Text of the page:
Since the terrorist attacks, it has cut ties with the Taliban, frozen just over $1 million in alleged terrorist funding, and given the United States key military basing and over-flight rights. At any given time, there are 77,000 U.S. service members on leave in the United Arab Emirates, according to the Pentagon.
Deputy Defense Secretary Gordon England warned that the uproar about the United Arab Emirates involvement in U.S. ports could risk alienating the very countries in the Middle East the United States is trying to court as allies in the war on terrorism.
"It's very important we strengthen bonds ... especially with friends and allies in the Arab world. It's important that we treat friends and allies equally around the world without discrimination," he said.
The security of port terminal operations is a key concern. More than 7 million cargo containers come through 361 American ports annually, half of the containers through New York-New Jersey, Los Angeles and Long Beach, Calif. Only a small percentage are physically searched and just 37 percent currently screened for radiation, an indication of an attempt to smuggle in nuclear material that could be used for a "dirty bomb."
After the September 11 terrorist attacks, the government began a new program that required documentation on all cargo 24 hours before it was loaded on a ship in a foreign port bound for the United States. A "risk analysis" is conducted on every shipment, including a review of the ship's history, the cargo's history and contents and other factors. Each ship must also provide the U.S. government 96 hours notice of its arrival in an American port, along with a crew manifest.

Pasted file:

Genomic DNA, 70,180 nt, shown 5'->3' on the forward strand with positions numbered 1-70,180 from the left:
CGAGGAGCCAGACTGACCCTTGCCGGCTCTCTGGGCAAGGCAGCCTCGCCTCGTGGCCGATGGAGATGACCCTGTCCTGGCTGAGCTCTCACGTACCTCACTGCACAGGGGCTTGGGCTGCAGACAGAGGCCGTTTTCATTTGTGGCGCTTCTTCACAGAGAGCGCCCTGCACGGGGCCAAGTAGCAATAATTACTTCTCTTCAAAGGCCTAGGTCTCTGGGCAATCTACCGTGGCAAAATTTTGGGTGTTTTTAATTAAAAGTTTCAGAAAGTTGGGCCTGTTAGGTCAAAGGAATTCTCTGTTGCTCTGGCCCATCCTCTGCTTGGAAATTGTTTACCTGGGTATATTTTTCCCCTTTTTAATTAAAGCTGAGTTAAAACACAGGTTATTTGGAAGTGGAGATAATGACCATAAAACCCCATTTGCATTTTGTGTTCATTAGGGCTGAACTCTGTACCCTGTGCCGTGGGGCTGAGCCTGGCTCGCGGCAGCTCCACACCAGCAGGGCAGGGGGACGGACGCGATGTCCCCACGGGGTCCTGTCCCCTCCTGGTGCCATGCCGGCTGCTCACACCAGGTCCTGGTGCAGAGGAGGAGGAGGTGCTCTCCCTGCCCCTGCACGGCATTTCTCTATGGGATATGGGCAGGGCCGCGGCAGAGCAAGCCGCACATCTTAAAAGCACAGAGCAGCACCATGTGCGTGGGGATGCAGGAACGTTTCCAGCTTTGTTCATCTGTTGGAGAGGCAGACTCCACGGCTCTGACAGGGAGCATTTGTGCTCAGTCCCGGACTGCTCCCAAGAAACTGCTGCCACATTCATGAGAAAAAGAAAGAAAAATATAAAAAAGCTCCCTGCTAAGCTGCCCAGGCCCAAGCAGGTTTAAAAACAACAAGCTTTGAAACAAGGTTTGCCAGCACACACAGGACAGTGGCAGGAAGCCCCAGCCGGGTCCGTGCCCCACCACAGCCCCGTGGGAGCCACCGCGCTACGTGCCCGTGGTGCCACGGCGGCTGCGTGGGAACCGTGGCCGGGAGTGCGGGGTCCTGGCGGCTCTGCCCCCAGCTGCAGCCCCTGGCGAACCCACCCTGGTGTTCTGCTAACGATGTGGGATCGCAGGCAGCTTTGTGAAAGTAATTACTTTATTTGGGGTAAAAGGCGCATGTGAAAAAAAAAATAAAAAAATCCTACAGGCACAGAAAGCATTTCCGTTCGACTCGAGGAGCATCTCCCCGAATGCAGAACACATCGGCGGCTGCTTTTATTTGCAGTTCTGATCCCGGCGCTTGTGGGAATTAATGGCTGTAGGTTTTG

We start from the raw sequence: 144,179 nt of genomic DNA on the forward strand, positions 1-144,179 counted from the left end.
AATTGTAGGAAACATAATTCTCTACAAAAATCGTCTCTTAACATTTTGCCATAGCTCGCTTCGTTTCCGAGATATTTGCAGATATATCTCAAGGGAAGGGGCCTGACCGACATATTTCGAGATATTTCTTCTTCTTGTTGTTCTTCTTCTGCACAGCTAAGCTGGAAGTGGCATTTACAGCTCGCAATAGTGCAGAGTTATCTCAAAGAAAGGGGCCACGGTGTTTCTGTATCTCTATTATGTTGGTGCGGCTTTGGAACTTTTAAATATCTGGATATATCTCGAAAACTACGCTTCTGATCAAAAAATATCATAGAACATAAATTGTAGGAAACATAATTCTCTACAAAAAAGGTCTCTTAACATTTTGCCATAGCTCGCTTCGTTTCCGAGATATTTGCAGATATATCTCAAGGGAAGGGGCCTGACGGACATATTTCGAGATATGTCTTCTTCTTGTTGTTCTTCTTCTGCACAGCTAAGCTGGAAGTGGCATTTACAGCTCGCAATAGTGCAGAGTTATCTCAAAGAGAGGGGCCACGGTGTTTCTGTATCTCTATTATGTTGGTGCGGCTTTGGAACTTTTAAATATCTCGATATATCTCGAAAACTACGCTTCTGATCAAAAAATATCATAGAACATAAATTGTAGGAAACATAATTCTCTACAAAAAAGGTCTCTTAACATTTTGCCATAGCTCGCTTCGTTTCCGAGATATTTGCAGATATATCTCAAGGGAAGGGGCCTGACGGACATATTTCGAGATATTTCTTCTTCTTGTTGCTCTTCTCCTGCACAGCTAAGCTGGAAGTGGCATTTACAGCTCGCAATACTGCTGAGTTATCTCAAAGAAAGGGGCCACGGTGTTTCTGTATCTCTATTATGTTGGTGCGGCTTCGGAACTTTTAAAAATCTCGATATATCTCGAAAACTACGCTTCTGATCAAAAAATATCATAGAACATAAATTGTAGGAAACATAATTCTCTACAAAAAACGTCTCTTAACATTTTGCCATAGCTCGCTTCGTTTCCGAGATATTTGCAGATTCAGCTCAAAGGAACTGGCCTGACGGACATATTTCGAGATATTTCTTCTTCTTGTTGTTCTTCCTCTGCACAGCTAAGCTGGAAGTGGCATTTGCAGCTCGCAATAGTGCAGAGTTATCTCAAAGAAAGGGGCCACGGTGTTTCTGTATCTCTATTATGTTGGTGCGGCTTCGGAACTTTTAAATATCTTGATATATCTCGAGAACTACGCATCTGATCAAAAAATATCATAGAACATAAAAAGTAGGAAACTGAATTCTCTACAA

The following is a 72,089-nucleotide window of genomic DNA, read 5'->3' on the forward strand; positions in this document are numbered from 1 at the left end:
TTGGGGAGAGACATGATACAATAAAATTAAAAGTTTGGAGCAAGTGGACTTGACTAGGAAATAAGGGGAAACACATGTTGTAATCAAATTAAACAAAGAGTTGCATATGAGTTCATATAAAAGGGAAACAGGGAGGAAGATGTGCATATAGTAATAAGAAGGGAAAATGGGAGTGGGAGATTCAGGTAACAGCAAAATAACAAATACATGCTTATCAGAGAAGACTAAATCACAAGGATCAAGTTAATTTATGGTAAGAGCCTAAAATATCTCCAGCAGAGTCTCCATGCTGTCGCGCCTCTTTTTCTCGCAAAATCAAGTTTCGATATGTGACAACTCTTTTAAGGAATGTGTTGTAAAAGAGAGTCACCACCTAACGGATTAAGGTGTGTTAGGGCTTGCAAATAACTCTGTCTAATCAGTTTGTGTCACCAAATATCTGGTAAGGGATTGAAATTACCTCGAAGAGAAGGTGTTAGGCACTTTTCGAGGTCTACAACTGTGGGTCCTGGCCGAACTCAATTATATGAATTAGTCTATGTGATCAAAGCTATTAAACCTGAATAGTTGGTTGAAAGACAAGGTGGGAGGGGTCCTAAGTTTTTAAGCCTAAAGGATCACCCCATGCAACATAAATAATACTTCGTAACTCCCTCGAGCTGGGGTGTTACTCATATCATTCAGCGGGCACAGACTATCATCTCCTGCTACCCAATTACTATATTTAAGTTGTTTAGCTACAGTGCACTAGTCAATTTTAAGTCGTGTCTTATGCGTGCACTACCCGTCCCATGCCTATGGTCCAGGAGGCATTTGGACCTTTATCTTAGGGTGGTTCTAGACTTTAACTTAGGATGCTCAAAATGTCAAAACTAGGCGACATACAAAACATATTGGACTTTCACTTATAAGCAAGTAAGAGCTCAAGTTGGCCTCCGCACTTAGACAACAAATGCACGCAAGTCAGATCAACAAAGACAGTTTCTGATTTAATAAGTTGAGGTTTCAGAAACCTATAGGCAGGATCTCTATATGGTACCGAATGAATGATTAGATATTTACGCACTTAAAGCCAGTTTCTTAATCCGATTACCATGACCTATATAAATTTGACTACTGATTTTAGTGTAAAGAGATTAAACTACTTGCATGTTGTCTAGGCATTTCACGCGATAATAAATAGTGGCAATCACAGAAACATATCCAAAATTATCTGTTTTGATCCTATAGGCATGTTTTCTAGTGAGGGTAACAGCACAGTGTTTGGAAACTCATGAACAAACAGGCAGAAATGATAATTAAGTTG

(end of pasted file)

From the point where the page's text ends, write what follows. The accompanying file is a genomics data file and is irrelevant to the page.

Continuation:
None of the nine administration officials assembled for the briefing could immediately say how many of the more than 3,000 port terminals are currently under foreign control.
Port facility operators have a major security responsibility, and one that could be exploited by terrorists if they infiltrate the company, said Joe Muldoon III. Muldoon is an attorney representing Eller & Co., a port facility operator in Florida partnered with M&O in Miami. Eller opposes the Dubai takeover for security reasons.
"The Coast Guard oversees security, and they have the authority to inspect containers if they want and they can look at manifests, but they are really dependent on facility operators to carry out security issues," Muldoon said.
The Marine Transportation Security Act of 2002 requires vessels and port facilities to conduct vulnerability assessments and develop security plans including passenger, vehicle and baggage screening procedures; security patrols; establishing restricted areas; personnel identification procedures; access control measures; and/or installation of surveillance equipment.
Under the same law, port facility operators may have access to Coast Guard security incident response plans -- that is, they would know how the Coast Guard plans to counter and respond to terrorist attacks.
"The concern is that the UAE may be our friend now ... but who's to say that couldn't change, or they couldn't be infiltrated. Iran was our big buddy," said Muldoon.
In a January report, the Council on Foreign Relations pointed out the vulnerability of the shipping security system to terrorist exploitation.
Since the Sept. 11 terrorist attacks, the U.S. customs agency requires shippers to follow supply chain security practices. Provided there are no apparent deviations from those practices or intelligence warnings, the shipment is judged low risk and is therefore unlikely to be inspected.
CFR suggests a terrorist event is likely to be a one-time operation on a trusted carrier "precisely because they can count on these shipments entering the U.S. with negligible or no inspection."
"All a terrorist organization needs to do is find a single weak link within a 'trusted' shipper's complex supply chain, such as a poorly paid truck driver taking a container from a remote factory to a port. They can then gain access to the container in one of the half-dozen ways well known to experienced smugglers," CFR wrote.